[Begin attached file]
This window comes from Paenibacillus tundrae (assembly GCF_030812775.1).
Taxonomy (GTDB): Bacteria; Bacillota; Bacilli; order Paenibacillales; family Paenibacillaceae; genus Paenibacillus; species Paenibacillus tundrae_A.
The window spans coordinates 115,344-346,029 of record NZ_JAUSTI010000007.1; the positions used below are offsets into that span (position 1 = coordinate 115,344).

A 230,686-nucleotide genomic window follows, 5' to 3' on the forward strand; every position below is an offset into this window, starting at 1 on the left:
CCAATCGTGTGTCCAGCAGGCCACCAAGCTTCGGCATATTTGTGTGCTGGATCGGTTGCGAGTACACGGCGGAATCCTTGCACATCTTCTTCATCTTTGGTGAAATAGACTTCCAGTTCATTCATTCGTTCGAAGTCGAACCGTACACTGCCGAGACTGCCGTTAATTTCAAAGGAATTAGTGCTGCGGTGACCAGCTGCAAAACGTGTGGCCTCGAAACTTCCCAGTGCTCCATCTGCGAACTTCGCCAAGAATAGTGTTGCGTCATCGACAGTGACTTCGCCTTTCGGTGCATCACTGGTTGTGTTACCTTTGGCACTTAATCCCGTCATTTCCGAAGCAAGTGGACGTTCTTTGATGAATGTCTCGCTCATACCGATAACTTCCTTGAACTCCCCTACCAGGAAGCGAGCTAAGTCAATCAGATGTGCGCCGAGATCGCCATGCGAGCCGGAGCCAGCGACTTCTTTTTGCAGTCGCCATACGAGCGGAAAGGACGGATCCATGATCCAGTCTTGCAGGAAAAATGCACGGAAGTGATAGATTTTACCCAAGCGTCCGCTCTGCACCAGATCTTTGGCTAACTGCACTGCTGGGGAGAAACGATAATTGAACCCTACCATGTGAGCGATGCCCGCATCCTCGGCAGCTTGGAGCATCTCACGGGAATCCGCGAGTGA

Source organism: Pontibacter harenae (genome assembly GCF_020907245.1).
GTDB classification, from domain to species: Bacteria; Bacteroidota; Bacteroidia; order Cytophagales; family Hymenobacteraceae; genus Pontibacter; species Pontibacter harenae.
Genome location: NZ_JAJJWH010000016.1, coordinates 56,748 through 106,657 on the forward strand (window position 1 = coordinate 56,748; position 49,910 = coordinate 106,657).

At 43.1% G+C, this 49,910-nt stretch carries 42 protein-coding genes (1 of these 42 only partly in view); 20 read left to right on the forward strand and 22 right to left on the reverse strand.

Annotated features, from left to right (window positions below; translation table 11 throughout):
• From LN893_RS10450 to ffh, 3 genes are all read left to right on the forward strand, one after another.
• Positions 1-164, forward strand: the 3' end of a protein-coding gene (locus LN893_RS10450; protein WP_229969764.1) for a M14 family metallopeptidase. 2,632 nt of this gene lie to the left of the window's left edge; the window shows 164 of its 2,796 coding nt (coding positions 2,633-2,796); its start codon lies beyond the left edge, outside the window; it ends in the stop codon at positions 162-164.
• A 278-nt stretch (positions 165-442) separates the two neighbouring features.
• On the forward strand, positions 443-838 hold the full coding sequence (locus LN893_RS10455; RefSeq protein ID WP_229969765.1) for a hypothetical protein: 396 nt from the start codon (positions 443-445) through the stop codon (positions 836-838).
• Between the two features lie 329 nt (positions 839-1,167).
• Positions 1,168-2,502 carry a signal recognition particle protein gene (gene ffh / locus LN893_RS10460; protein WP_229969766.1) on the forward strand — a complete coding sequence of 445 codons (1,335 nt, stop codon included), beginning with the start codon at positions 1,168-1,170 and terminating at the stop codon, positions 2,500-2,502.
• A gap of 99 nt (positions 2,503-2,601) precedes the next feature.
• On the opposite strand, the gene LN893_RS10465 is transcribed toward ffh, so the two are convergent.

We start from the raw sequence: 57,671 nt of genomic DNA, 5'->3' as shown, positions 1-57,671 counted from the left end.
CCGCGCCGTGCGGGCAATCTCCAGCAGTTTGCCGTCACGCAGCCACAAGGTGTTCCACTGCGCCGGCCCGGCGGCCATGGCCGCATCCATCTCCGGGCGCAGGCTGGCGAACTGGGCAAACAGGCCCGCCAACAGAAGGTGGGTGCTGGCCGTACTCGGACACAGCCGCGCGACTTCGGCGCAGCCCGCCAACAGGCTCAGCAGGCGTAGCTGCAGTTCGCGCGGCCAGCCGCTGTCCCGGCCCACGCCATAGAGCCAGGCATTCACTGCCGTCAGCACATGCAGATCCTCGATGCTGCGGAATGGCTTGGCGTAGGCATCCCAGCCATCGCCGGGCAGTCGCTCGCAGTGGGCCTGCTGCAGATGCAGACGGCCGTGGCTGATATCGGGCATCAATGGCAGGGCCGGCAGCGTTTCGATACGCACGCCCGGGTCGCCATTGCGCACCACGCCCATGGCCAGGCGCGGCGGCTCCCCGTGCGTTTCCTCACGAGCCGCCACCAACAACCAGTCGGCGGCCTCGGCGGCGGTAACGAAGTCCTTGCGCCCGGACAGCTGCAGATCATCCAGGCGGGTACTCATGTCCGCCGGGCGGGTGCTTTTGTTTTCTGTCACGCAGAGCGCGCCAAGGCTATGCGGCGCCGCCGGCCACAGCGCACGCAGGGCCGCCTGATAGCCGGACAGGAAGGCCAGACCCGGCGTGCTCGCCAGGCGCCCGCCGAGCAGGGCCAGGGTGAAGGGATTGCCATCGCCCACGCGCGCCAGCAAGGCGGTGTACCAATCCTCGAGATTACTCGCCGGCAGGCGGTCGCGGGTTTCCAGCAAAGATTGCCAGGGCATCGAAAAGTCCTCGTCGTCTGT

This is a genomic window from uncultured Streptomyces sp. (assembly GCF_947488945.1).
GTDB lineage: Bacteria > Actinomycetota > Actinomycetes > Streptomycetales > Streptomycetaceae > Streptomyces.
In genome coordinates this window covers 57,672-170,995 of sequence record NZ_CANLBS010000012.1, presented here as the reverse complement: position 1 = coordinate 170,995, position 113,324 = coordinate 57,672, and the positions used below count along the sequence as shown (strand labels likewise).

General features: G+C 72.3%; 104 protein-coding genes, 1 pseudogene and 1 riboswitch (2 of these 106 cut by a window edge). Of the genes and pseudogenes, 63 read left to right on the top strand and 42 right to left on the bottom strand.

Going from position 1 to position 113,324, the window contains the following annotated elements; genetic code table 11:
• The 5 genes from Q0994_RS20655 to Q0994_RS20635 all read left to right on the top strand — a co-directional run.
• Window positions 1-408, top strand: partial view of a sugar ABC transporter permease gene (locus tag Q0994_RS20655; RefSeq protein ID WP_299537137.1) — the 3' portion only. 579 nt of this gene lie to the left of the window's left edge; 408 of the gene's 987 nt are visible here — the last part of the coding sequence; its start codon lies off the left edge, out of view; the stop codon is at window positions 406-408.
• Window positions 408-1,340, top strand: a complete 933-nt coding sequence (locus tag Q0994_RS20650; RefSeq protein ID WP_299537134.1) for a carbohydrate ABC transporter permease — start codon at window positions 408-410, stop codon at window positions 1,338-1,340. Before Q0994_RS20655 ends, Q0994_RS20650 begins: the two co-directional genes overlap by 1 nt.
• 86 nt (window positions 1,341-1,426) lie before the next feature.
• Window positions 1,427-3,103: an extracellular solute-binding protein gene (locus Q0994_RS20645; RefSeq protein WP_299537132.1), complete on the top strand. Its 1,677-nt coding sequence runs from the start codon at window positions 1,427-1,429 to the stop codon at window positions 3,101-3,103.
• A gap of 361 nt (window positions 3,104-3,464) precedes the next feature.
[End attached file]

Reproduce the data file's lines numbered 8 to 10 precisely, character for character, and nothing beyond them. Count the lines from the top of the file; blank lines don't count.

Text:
Genome location: NZ_JAJJWH010000016.1, coordinates 56,748 through 106,657 on the forward strand (window position 1 = coordinate 56,748; position 49,910 = coordinate 106,657).

At 43.1% G+C, this 49,910-nt stretch carries 42 protein-coding genes (1 of these 42 only partly in view); 20 read left to right on the forward strand and 22 right to left on the reverse strand.

Annotated features, from left to right (window positions below; translation table 11 throughout):